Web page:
Rich Clayton, Vice President of Business Analytics & Big Data Product Group, Oracle, and Ray Owens, President, DX Marketing, examined data-driven marketing and its impact on today's organizations during a presentation to Argyle's CMO membership at the 2016 CMO Spotlight on Retail and Consumer Goods & Services Forum in Chicago on June 21. In the presentation, Clayton and Owens discussed ways that marketers can optimize the value of analytics.
According to Clayton, many marketers "don't feel confident in their segmentation." However, analytics may help marketers become more confident in their day-to-day campaigns, along with provide support in many other business areas.
"We know that analytics is high on everyone's mind," Clayton noted. "We know that with a good marketing analytics strategy, we can probably take 20 percent out of the budget."
Data-driven marketing organizations represent a rare breed, as they do things differently than many traditional organizations.
For instance, Clayton pointed out data-driven marketing organizations employ workers who are ready to embrace analytics and use it to drive results.
"From a people perspective, [data-driven marketing organizations] have a plan," he said.
Technology also plays a key role in an organization's marketing analytics success.
"You have to have a platform that can integrate all of the touch points with your customer," Clayton noted. "Marketing, unlike any other function in the company, has more transactional systems than any. Those source systems are great, but you have to be able to put [all of the customer data] together."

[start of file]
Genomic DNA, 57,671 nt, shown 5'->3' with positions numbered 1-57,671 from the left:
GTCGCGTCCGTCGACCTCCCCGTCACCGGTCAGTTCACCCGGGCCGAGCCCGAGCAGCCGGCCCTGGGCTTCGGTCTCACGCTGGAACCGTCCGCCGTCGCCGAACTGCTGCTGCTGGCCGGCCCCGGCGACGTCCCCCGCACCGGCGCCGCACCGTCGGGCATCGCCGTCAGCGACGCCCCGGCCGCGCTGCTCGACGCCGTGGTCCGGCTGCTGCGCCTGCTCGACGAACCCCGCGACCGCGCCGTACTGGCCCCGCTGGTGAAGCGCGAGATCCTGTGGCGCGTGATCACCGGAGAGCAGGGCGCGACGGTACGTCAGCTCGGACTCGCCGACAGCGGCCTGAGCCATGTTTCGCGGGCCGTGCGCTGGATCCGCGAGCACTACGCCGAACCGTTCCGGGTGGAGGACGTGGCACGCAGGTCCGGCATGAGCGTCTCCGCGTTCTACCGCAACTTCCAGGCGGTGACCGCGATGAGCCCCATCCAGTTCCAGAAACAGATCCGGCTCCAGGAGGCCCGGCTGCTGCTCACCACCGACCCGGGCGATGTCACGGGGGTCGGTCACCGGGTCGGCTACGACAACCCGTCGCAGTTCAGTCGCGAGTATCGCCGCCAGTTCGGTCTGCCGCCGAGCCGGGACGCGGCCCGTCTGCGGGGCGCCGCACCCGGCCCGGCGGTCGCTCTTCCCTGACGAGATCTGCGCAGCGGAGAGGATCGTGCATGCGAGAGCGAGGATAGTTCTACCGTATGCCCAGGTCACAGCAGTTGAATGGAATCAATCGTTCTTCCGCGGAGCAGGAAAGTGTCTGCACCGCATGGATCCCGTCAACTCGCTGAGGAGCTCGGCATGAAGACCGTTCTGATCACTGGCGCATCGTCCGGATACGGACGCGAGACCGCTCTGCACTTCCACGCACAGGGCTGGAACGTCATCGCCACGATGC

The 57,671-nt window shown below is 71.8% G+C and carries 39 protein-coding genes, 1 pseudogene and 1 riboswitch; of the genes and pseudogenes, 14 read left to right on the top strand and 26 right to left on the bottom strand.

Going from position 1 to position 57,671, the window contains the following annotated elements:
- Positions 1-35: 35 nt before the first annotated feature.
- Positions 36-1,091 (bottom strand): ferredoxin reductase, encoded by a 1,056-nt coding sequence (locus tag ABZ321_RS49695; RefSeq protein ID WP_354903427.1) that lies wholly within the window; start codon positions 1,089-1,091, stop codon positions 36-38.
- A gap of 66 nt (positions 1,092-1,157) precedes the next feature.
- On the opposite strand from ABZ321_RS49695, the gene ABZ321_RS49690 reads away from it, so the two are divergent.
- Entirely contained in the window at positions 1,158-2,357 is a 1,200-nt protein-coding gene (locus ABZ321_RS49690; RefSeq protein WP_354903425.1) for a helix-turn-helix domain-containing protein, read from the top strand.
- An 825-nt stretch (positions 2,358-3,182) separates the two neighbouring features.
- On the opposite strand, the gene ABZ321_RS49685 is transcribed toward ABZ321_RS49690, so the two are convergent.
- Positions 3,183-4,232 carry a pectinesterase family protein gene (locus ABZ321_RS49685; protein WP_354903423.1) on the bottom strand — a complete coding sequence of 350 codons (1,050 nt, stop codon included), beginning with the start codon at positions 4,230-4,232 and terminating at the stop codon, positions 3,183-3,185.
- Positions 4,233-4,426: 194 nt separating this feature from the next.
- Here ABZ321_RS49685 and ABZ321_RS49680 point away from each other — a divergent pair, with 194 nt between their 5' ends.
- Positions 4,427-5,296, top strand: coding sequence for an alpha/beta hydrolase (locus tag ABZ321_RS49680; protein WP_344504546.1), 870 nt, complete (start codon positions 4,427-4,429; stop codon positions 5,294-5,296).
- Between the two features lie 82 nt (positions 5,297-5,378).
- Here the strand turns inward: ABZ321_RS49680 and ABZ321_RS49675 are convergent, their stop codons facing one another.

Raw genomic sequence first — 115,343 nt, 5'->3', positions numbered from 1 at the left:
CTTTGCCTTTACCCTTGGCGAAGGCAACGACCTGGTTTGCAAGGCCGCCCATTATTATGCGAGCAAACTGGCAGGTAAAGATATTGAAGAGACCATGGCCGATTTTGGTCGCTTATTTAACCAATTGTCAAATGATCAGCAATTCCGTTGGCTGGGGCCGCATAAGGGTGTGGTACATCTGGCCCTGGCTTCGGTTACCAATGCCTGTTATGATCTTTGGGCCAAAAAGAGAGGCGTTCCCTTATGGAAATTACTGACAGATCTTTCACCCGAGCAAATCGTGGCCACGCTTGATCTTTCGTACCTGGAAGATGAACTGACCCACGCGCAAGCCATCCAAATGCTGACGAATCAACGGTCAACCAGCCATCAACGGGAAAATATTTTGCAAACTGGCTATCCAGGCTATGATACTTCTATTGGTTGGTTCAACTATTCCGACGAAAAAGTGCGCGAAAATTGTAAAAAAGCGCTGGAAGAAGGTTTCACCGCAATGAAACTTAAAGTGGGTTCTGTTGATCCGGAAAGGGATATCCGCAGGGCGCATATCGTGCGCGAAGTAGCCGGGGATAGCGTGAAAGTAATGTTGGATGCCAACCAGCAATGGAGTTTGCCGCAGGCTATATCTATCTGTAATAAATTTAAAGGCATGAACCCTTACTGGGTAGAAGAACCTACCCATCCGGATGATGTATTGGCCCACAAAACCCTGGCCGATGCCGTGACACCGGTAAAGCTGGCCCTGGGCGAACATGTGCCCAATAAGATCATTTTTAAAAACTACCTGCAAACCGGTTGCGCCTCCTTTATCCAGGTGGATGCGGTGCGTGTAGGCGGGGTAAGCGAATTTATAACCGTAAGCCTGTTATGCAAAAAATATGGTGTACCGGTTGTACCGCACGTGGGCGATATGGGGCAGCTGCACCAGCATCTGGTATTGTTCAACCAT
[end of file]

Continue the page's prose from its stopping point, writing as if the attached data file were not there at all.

Marketers require agile technology platforms that are capable of adapting to customers' requests in real-time. Otherwise, marketers who fail to deploy such platforms put their organizations in danger of missing out on opportunities to build long-lasting partnerships with consumers.
"Marketing, unlike any other function in the company, has more transactional systems than any. Those source systems are great, but you have to be able to put [all of the customer data] together."
Building predictive models may help an organization learn about its customers and how customers feel about a brand and its products and services, according to Owens.
However, today's organizations must be able to collect large amounts of customer data and understand how to utilize it properly to maximize the value of this information.
"There is a tremendous amount of good digital data out there in the digital exchanges," Owens noted.
Using a combination of online and offline tools may help marketers analyze customer behaviors and trends and find innovative ways to connect with customers.
Typically, online tools are valuable because they can provide marketers with real-time customer insights.
"You have to be able to have the offline tools that identify rooftop to rooftop where [customers] are in a very manageable distance," Owens stated.
On the other hand, merely collecting customer data from online tools is insufficient. Instead, marketers must be able to mine large customer data sets to find actionable insights that they can use to drive better customer experiences.
Getting support from data scientists is an option for organizations, as these data experts possess the skills and know-how needed to mine large customer data sets quickly and efficiently.
Ultimately, data scientists can work with marketers to explore customer behaviors and trends and ensure that marketers are able to make the most of the customer data that is available.
"There is a tremendous amount of good digital data out there in the digital exchanges."
Data scientists, however, are one of several solutions for marketers to analyze customer data.
For an organization to deploy a successful data-driven marketing strategy, it must make all of its workers accountable for the customer data that is available.